Time signatures and counting

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How does one effectively learn how to count properly in any given time signature? I mean with ones that are very awkard and a lot of syncopation is used, and it's at a fast speed. I can do everything fine when you sit down and figure it out, but I want to know how can you learn to do it faster and almost automatically, without having to go, say "Ok that's two demisemiquavers, beat 1 - two quarter rests, that's 2+3..." etc. Actually the time signature itself is not hard for me, it's just SOME pieces where rhythms are quite difficult (and I don't mean easy little pieces, I mean really hard things) and contain rapid sextuplets followed by quadruplets and stuff like that.Thank you for any suggestions!

-- SE (sphinxel@hotmail.com), March 10, 2001


As with anything that's new or you're learning -- you.....take.....it.....slowly. Slow it down to a snails pace, if you need to. Count out loud. I'll count out loud AND use a metronome at times. When you get it right at that speed, increase the pace a little and carry on that way. It will come easier as you become more comfortable with it.

-- Jim Woodside (jdwoodside@hotmail.com), March 13, 2001.

Also, try to feel the big beat (after you've learned the nitty gritty of the little beats). When I'm sightreading, I don't count every beat, I feel the big beat and let all the notes fit between these big beats at the right time. Of course, this takes time and practice, but you can try making up rhythms to practice tapping, playing a piece while counting the bars (don't count each beat, just count the 1st beat of the measure), and listen to music and try to feel the big beats. or conduct. Also, you could find some music in 5/8 and 7/8 time and practice tapping that with the smaller beats, and then with the bigger beats (usually these meters are grouped in bigger beats like 2+3 or 3+2 for 5/8, and it's interesting to see how composers group them differently throughout a piece.) I guess it just takes a lot of listening, and not being too worried about every single little note (tho it is important to understand those beats too). I hope I'm making sense.

-- Julie2 (knerr@uiuc.edu), March 17, 2001.


my constant search for interesting stuff on the web made me stumble on this message board only a few days ago. I am teaching piano in one of the many community music schools in Sweden, and when I saw this question about "Time signatures and counting", I thought the following might be of interest:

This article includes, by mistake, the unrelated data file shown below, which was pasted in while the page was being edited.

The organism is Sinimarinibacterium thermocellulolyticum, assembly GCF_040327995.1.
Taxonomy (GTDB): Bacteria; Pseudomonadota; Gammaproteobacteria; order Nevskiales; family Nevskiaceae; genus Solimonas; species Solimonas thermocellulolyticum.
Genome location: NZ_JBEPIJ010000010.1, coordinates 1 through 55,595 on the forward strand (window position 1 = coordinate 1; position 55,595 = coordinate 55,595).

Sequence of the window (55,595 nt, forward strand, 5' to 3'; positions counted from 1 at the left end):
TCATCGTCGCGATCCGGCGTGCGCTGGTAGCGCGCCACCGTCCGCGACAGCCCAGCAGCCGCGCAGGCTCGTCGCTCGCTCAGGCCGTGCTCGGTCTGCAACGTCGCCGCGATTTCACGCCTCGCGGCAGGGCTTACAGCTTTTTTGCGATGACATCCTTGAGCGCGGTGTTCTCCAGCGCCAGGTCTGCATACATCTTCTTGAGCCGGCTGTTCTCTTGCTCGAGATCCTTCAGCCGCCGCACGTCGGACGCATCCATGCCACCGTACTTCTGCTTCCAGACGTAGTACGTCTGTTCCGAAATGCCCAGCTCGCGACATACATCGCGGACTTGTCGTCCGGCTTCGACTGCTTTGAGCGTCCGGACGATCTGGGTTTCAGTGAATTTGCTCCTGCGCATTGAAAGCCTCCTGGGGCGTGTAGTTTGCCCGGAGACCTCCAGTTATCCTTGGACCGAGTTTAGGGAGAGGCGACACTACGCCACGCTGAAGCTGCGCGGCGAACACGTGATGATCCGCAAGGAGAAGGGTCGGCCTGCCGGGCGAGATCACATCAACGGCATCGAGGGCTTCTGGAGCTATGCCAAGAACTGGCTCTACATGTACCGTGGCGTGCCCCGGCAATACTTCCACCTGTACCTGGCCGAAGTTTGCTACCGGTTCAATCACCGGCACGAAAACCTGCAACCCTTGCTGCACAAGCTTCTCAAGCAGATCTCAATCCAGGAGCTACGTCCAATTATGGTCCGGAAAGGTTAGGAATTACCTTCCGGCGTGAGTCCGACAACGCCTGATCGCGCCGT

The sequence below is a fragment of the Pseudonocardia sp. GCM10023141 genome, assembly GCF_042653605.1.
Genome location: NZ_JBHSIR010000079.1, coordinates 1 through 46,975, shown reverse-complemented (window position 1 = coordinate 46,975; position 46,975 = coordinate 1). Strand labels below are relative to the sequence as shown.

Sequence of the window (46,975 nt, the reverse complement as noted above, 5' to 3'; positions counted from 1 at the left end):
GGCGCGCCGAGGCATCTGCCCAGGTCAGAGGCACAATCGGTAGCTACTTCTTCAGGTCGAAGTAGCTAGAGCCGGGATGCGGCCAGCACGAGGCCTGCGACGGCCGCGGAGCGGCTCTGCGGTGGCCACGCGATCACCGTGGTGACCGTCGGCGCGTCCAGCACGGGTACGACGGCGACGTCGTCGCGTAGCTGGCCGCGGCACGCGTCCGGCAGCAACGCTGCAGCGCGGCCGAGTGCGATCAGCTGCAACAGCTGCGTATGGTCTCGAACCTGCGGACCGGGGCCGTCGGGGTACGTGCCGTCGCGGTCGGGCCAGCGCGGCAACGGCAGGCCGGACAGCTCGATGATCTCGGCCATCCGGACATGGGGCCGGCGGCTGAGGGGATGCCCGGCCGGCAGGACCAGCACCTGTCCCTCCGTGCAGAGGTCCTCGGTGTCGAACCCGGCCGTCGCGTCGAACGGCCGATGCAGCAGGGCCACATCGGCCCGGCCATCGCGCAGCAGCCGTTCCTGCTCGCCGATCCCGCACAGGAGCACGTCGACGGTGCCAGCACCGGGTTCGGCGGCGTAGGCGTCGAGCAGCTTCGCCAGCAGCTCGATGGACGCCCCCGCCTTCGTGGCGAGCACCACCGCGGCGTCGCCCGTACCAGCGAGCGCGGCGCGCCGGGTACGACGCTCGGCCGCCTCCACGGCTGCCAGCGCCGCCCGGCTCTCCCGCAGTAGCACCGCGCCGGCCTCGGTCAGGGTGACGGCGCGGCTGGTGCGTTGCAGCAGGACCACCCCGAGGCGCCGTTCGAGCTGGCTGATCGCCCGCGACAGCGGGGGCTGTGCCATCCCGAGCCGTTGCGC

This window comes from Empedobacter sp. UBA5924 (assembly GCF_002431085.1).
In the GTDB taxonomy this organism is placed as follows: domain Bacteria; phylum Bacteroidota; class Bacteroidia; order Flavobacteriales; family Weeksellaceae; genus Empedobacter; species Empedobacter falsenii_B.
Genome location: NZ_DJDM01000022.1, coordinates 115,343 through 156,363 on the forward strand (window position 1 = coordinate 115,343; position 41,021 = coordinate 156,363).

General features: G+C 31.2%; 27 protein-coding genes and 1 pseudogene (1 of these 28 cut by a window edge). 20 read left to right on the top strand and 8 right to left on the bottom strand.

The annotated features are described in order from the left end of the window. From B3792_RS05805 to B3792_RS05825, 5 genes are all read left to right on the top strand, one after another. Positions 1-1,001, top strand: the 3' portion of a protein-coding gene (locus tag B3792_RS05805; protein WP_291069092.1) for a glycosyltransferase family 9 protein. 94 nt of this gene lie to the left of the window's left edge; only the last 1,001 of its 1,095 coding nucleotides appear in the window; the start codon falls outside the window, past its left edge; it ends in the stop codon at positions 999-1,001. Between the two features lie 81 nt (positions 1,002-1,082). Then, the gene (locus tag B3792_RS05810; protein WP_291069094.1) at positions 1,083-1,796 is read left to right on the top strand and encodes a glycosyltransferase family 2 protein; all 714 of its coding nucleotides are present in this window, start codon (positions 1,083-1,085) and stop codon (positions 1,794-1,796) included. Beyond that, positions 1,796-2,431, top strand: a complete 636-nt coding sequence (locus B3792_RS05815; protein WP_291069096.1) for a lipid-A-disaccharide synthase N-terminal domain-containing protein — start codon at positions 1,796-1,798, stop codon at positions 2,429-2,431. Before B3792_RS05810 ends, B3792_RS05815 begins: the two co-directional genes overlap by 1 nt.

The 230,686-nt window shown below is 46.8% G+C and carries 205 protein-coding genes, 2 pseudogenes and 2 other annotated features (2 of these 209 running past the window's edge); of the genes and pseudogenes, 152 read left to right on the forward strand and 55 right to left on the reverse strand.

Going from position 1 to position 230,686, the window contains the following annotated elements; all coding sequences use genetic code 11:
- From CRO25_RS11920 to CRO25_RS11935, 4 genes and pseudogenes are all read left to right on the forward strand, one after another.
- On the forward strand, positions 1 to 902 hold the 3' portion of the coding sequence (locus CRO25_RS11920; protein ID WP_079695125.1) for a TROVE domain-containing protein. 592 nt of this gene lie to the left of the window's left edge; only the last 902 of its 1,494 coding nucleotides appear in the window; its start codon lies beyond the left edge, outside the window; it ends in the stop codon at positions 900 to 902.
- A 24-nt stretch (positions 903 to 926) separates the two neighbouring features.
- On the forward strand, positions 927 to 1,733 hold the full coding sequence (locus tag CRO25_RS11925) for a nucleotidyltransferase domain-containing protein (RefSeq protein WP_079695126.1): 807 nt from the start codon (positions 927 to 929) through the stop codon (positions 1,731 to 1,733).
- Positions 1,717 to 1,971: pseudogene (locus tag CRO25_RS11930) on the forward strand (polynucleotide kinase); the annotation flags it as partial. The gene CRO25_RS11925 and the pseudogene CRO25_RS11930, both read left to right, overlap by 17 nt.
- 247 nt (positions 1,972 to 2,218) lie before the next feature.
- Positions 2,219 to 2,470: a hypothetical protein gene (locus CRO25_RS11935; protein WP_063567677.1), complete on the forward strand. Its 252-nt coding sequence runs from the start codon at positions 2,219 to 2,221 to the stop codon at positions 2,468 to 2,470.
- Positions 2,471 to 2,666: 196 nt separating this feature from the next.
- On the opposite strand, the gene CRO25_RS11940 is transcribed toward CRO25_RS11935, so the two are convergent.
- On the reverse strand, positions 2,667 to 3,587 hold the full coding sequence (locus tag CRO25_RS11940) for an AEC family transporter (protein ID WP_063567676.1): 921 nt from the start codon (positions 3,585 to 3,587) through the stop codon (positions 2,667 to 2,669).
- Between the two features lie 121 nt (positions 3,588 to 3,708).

when counting aloud we are all used to using cardinal numbers ,adding an extra syllable as the case may be, ("one two three-and"). Some five years ago I discovered - quite by chance - that we may be better of using ordinals ("first second third-and"). You may think that this simple shift is of little consequence, but in my experience it makes an over all difference for the better. When I tried this the first time, the student responded unexpectedly well: she got meter/rhythm correct in an instant, she demonstrated a better - more task oriented - concentration, and she gained instantly a better - more egalized - touch. As a concequence I tried this on all my students the following week, and I was quite stunned in registrating the same behavior with them all, regardless of the student´s age, sex, pianistic experience or 'talent'. As a result of this, I made 'training with ordinals' a standing ingredient in all lessons to come (it takes very little time). After some 6 to 8 weeks I was noticing changes in my students behaviour. Practically all the younger students had stopped the very tiresome practice of starting a piece all over if they made a tiny mistake somewhere, students that had a history of 'studder-in-playing' (this is when you play the same key repetedly, even if it was correct in the first place) stopped doing this. Working conditions during lessons improved.

Given that the student fully understands the meaning of "time signature" and "bar" this practice is very straightforward. I belive that ordinals is better because they use numbers in a way that is true to music. Cardinals - really - do not! Cardinals are perfectly OK from a 'scientific' standpoint, but when we are going the opposite way (from 'science' to music) they make little good (if any). Ordinals are 'true to music' because they reveal the temporal order of events (when you are "in second" you have an instant 'awereness' of having been "in first" and that "a third" (or a "new first") must come.

The assistance of a Swedish psychologist (Guy Madison, Uppsala) have made it possible for me to make a small study of this method. So far the study have proved me right; the difference between using cardinals and using ordinals is - in some respects - messurable with statistical signifficance. The study is in progress, so there is nothing to read, yet.

I hope that some of this makes sence to you. Please don´t hesitate to mail me if you have questions or comments (I´m on vacation!!!).

I hope my misspellings makes sence, too!

Sören Åslund

-- Sören Åslund (fina_musiken@hotmail.com), June 24, 2001.

I think the most important part of learning rhythms in music is feeling them in your body. So if you're playing in 5, say, try movingyour feet and counting to five and then dancing around in this rhythm. Gradually your body begins to understand and the music is much easier. If you did this and sang the rhythm instead of playing it, or clapped it, or whatever you want, this would be most helpful. Improvising in that meter would helpful as well. I have a student who has trouble with rhythms and meters and is using a jumprope to yell out the rhythms as he goes!

-- Jen Hastings (jenthegiant@yahoo.com), February 17, 2002.

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